Magazine Article | April 1, 2002

From Information To Operations

Source: Innovative Retail Technologies

CxOs Talk Tech

Integrated Solutions For Retailers, April 2002
Stephanie Roussel-Dupre

At most retail companies, the CIO and the other executives who run the IT department control the selection, development, and implementation of technology systems. But the ultimate value that a company places on technology - whether it views technology as just a cost of doing business or as a strategic enabler of the company's goals and vision - is determined by its upper management, the C-level executives who run the company.

It is therefore of more than passing interest to find out what those C-level execs are thinking regarding technology. That is the purpose of this new column. Each month, Michael Garry, former editor in chief at Retail Tech magazine, will interview a top executive at a retail company to find out his or her views on the use of technology as a business driver.

In this first installment, the focus falls on Tracy Parks, COO of Factory 2-U Stores, a San Diego-based chain that operates 279 off-price stores in 15 states, selling apparel and household merchandise. Factory 2-U made $21 million on sales of $556 million in 2000, though last year same-store sales slumped 8.7% in the down economy. Parks, who came to Factory 2- U in March 1998 as the CIO/executive vice president of logistics, was promoted to COO last summer. He had previously worked in systems at Guess, Inc. and Thrifty Drugstores.

How important is IT to Factory 2-U?
Very important. We don't spend a fortune on technology, but we need systems that can gather information quickly so we can make decisions. That's what it's all about for me. Having an IT background, I can grab data fast, analyze it, and quickly make changes that affect the bottom line.

How does your IT background help you as a COO?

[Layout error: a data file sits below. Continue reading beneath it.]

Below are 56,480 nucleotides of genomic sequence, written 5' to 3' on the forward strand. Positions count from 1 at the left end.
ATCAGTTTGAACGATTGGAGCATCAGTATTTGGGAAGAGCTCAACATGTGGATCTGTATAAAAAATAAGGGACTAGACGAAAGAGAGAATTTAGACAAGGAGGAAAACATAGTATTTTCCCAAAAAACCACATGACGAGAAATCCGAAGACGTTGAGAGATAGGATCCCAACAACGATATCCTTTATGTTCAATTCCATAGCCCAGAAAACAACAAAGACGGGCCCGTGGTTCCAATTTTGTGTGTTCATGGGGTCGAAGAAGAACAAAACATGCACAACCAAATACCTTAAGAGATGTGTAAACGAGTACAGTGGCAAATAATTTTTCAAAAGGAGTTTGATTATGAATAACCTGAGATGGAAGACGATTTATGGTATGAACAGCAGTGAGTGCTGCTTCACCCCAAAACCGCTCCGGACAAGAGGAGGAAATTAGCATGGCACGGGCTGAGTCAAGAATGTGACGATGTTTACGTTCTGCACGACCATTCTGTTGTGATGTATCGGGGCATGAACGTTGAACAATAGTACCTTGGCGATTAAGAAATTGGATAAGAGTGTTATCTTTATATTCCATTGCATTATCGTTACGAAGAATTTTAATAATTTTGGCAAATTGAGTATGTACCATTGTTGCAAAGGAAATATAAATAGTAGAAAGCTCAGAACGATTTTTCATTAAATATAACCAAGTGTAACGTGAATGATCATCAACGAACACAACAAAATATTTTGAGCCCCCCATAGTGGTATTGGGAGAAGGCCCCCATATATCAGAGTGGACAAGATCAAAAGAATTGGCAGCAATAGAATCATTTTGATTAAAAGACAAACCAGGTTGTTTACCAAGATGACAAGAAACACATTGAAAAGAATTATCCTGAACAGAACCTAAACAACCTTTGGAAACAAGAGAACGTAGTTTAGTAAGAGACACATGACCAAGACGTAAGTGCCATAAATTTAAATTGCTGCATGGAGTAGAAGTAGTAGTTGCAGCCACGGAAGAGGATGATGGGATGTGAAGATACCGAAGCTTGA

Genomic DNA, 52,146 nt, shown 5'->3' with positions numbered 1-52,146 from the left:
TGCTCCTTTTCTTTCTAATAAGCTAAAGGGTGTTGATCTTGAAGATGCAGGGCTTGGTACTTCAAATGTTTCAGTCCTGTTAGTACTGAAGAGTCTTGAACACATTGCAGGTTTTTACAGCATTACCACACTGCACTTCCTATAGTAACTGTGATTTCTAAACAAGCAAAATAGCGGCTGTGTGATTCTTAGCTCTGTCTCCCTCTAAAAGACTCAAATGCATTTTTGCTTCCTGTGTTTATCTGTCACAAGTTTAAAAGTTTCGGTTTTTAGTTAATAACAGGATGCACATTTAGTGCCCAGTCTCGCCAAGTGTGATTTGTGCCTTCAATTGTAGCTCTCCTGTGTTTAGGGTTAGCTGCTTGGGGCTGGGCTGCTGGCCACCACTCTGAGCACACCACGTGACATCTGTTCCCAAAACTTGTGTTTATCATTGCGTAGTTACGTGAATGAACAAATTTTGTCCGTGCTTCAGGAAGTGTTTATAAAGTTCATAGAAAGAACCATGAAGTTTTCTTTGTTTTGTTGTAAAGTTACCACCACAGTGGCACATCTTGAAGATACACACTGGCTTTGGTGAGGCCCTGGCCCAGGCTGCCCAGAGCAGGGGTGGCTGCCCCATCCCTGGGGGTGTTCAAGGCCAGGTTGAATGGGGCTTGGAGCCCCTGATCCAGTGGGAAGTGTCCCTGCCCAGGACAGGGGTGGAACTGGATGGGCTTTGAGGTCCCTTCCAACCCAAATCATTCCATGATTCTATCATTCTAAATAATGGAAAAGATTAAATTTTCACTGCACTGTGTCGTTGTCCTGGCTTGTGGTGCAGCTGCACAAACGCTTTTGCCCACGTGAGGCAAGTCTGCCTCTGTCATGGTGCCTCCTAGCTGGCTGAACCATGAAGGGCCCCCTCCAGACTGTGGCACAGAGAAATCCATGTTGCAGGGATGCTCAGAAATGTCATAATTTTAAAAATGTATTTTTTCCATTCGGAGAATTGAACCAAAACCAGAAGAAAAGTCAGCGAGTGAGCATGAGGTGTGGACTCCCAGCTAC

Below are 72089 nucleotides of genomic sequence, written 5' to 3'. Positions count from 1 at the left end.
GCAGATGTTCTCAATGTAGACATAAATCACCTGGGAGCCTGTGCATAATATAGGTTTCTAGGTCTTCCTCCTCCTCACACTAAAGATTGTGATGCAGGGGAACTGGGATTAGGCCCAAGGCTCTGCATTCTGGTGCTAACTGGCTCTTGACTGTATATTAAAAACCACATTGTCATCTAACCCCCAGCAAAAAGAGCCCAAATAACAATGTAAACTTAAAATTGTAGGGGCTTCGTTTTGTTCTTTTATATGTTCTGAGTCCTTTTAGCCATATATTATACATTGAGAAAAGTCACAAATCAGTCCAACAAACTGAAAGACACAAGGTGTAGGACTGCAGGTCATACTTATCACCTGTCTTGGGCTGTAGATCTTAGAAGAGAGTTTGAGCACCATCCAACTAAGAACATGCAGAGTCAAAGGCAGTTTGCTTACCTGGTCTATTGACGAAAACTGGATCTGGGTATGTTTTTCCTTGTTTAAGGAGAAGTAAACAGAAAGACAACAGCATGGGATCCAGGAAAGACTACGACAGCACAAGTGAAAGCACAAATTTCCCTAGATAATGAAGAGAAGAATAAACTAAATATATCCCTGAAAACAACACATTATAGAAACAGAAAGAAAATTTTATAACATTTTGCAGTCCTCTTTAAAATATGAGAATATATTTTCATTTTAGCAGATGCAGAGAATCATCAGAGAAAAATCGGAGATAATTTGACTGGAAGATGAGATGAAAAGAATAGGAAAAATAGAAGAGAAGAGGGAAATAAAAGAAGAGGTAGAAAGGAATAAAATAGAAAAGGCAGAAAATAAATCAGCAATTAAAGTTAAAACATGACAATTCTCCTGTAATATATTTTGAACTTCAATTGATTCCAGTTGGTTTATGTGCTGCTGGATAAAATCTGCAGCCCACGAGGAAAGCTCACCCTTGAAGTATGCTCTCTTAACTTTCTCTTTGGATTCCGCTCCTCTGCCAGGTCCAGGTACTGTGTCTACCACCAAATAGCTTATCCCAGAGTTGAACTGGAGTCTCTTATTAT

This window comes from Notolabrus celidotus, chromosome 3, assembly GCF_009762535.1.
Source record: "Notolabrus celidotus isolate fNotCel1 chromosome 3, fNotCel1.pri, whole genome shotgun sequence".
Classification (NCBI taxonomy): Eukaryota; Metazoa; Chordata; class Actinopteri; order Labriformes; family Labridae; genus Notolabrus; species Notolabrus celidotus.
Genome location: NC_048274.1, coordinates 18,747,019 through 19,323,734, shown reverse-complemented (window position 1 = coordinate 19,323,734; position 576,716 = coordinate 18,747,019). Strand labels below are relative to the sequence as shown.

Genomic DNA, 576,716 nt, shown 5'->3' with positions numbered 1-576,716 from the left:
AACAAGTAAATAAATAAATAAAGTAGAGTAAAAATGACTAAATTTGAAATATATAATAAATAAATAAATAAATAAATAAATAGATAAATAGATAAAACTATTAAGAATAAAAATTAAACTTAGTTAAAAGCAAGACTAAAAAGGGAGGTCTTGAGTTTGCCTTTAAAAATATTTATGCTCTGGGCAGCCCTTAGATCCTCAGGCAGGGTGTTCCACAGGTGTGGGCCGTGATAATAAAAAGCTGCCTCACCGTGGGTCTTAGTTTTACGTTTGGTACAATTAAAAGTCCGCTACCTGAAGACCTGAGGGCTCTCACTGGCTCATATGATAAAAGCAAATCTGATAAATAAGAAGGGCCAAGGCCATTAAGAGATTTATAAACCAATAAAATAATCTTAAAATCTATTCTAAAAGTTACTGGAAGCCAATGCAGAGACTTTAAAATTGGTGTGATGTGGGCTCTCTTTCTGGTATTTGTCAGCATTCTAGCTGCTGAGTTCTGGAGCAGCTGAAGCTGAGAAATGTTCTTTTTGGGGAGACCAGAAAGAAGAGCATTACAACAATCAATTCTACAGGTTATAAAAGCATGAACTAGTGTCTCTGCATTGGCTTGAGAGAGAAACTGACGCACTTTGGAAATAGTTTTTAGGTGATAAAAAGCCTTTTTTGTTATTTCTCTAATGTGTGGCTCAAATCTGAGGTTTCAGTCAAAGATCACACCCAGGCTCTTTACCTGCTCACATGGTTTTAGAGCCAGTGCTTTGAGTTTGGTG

The COO usually comes from store operations or some other operational part of the company. Having been CIO, I have done a lot of system installations in every part of the organization. That gave me background on every piece of the company - financials, human resources, payroll, distribution, truck runs. As COO, I can look harder at the ROI of technology than a guy who just does technology. He may just look for the coolest tools. I look at how much it will save the company or how much more efficient we would become. And as a former IT person, I can manage by exceptions because I know what to look for.

How involved are you in making IT investment decisions?
I'm more involved than the typical COO. In many places, you get the executives in a room and nobody knows what the IT guy is talking about. They'll say, "$5 million? OK, do it." But they don't understand why they're doing it. I can say, "We don't need this machine because it doesn't work in our structure." And a lot of companies have a multitude of machines, operating systems, databases, and people to take care of them. Our IS staff has only 24 people, and the majority are in lower-level jobs. I don't mind investing in people, but not just to administer one box.

Which IT system had the biggest impact on the company?
JDA Software systems have had the greatest impact. We installed MMS (Merchandise Management System), Arthur Planning, and Retail Ideas (data warehouse). They really changed the way we viewed our company processes. Before, it was very hit or miss. In the past, when we closed the books, it was a three-week process; now we do it in three days. We never had a perpetual inventory; now I know our SKU (stock keeping unit) level for every store every day. And we don't screw up our purchase orders any more.

What systems are you looking at now?
Because of the economy, I'm cautious about big projects. I wouldn't spend $3 million or $4 million on a new transactional system, but I would look at $250,000 investments if they make sense. We're doing little pieces now - e-mail in the stores and a payroll piece. I would like to change the POS (point of sale) down the line.